Small building displaying MoreRoses Apiary sign

Taste of the TSW with Jeff Bray: MoreRoses Apiaries & Honey

Jeff Bray is the co-founder and festival director of the award-winning Cultivate Festival in Northumberland County. He’s also an instructor at Centennial College, where he teaches about food tourism, a former restauranteur, and a contributing writer to Watershed Magazine. We asked Jeff to give us his thoughts on a few of the unique Taste of the Trent-Severn products developed by businesses around Kawarthas Northumberland.


What started as a hobby has turned into an award winning operation. 

About seven years ago, John and Linda Moroz got into beekeeping. John did it a little as a kid and always imagined it being a wonderful retirement hobby. Quickly, though, a small apiary turned into 200 hives across Hastings. It was too much, too fast, so they found their way to a comfortable 150 hives and hit their stride, producing award-winning honey and wax. 

I’m not talking about a local fall fair prize, which would have been amazing in its own right, I’m talking about the Reserve Grand Champion for Liquid Honey at the 2021 Royal Agricultural Winter Fair—a nationwide competition. 

MoreRoses Apiaries & Honey has turned into quite a hobby. 

John and Linda Moroz of MoreRoses Apiary pose for a portrait
John and Linda Moroz

You can tell right away by speaking with John that he nerds out over this stuff. I learned more about honey in 25 minutes than I had in the previous 41 years—and I am a food guy! I was in the restaurant game for 20 years. I teach a college course in a food tourism program. My festival, Cultivate Festival, was awarded Best Culinary Tourism Event in 2017. I know my stuff, but I had A LOT to learn. It didn’t feel like school though—John is able to speak in a way that’s so easy to follow and with so much passion. It was fascinating to listen to and it was clear quickly this was a labour of love.

It was John and Linda’s daughter who encouraged them to enter into The Royal, and it was worth it. The honey truly speaks for itself.

My own daughter and I visited for one reason—to try The Blossoms of The Trent. A white honey produced specifically for the Taste of The Trent-Severn Waterway, a program highlighting unique food and drink offerings along the TSW. 

“Taste of place” is a term used to describe food telling the story of where it came from. Think Champagne in France, or Salted Cod in Newfoundland. Flavours and stories so unique that they can only be found in one geographic place.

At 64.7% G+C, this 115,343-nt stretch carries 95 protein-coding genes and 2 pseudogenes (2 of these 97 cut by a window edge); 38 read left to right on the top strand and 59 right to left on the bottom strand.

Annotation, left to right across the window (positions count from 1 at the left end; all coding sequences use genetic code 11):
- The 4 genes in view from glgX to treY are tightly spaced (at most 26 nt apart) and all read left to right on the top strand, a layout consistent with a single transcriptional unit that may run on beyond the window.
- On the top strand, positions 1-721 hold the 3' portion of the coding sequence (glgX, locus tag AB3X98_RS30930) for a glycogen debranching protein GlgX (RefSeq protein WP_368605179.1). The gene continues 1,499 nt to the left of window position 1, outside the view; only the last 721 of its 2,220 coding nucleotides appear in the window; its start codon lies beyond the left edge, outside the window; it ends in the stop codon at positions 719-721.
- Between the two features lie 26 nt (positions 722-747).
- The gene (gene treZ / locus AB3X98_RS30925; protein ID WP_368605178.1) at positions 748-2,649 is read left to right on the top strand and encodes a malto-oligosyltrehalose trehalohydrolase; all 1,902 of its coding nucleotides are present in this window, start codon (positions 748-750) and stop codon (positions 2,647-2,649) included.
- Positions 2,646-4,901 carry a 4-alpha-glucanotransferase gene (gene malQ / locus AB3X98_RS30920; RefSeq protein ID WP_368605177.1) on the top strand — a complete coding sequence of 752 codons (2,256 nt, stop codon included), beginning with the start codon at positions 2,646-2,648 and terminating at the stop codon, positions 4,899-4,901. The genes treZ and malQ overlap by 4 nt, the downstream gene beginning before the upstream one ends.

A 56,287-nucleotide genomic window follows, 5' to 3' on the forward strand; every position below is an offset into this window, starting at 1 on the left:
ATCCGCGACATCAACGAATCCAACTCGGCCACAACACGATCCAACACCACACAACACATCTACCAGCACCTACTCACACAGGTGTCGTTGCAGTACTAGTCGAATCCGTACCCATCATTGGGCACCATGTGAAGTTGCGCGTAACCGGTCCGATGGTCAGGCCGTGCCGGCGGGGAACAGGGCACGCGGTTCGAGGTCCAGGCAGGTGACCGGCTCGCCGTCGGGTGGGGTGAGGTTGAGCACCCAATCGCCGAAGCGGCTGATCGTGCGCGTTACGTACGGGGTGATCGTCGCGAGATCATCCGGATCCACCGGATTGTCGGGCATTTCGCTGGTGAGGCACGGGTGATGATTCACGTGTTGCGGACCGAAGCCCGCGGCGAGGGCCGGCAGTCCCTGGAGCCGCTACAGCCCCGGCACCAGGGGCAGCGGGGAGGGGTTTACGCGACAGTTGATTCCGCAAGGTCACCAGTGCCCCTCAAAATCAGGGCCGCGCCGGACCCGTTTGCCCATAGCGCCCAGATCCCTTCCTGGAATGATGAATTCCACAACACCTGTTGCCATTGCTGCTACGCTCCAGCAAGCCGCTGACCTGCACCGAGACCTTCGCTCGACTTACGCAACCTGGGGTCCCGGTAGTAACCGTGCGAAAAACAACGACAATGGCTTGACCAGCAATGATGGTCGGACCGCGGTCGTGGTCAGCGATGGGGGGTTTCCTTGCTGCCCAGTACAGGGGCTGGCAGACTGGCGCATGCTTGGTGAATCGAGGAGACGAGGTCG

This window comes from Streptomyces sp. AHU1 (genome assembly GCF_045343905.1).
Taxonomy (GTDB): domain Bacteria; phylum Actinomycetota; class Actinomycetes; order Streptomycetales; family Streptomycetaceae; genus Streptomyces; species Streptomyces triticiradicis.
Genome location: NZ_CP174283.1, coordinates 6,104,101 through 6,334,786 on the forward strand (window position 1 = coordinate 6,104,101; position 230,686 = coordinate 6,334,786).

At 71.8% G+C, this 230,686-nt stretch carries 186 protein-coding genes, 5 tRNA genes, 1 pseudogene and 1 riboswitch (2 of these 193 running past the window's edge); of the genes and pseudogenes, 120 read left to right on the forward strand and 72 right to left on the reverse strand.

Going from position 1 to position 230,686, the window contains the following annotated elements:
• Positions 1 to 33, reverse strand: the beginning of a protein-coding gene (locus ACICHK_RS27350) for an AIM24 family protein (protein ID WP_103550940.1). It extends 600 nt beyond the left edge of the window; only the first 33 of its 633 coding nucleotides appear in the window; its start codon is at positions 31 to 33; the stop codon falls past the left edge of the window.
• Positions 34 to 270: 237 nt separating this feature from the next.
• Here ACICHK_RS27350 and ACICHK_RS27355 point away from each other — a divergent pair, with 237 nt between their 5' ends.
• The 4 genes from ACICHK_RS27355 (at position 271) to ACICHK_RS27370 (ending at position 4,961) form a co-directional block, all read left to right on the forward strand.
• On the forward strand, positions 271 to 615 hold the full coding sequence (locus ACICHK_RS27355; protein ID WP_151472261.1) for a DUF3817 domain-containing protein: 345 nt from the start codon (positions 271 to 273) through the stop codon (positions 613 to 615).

Royal Winter Fair champion ribbon in a glass case

This is culture, and I love it. In a tech-forward, globalized world that seems to be quickly becoming homogenized, it’s food and stories that can keep us grounded; slow us down. The Blossom’s of the Trent is a perfect example.

Did you know that you can taste what bees feed on in their honey? The most popular example might be buckwheat. Place some hives within a buckwheat field and that flavour shows up in the honey.

John told me that a bee would travel up to 5 miles to find what it’s looking for. However, if what it’s looking for is within a ¼ mile, it won’t go any further. That’s why it works for buckwheat. And that’s why it works for The Blossoms of The Trent.

Just north of their beautiful property, set in the rolling landscape of Hastings, is the Trent-Severn Waterway. Along the Trent is where John and Linda placed the hives early in the spring. By the banks of the river are a wonderful collection of wild flowers just beginning to blossom. Set back slightly are some early budding trees, and alfalfa. It’s dandelions, purple loosestrife, sumac and cherry blossoms that are in demand. When the bees come out after a long winter of buzzing to keep the queen warm, the pollen they need is right outside. 

Sample jar of Blossoms of the Trent honey

The result is a honey with wonderful depth—delicate and more floral than your average white honey. If I were a judge, it would get my vote. I haven’t tasted anything like it. My daughter, who is six, agreed. It was beautiful too, and more viscous than a store-bought honey. We tipped the jar on its head and back again many times, watching the air bubble ever so slowly make its way from the bottom to the top like a lava lamp. It was satisfying and tranquil. 

We tasted six honeys that day, from traditional golden to chili spiced to creamed cinnamon. They were all wonderful, but none of them held a candle to The Blossoms of The Trent. 

John believes he’s found a microclimate that helps keep the air dry, which is integral for quality natural honey. Between that and the abundance of wild flowers and trees just north of his property along the Trent River, which is also within flying distance of Rice Lake, the bees are living their best lives and turning out world-class honey in the process.  

John Moroz squats beside a beehive to give a demonstration

When asked about why it was important to them to play a role in the Taste of The Trent-Severn Waterway Tour, John and Linda say it’s all about the local food community. Clearly the Trent-Severn plays a big role here—it’s basically in their backyard! It’s the people that make it special though, and they believe Hastings is a pretty special place that is poised to make an impact on the scene real soon. I think I would have to agree with that. 

If you’d like a taste, head out and say hello. MoreRoses is a small operation—it even has an honour box! I love that. You can drive right in and make your way through the cute little honey house, or, as I would suggest, give them a call first and see if they can walk you through a tasting and a beekeeper’s tour. It is such a pleasure. 

Oh, and a pro tip—take home a jar and put it all over some Kawartha Dairy French Vanilla Ice Cream. My goodness, what a treat!


Read more of Jeff’s adventures along the Trent-Severn Waterway here

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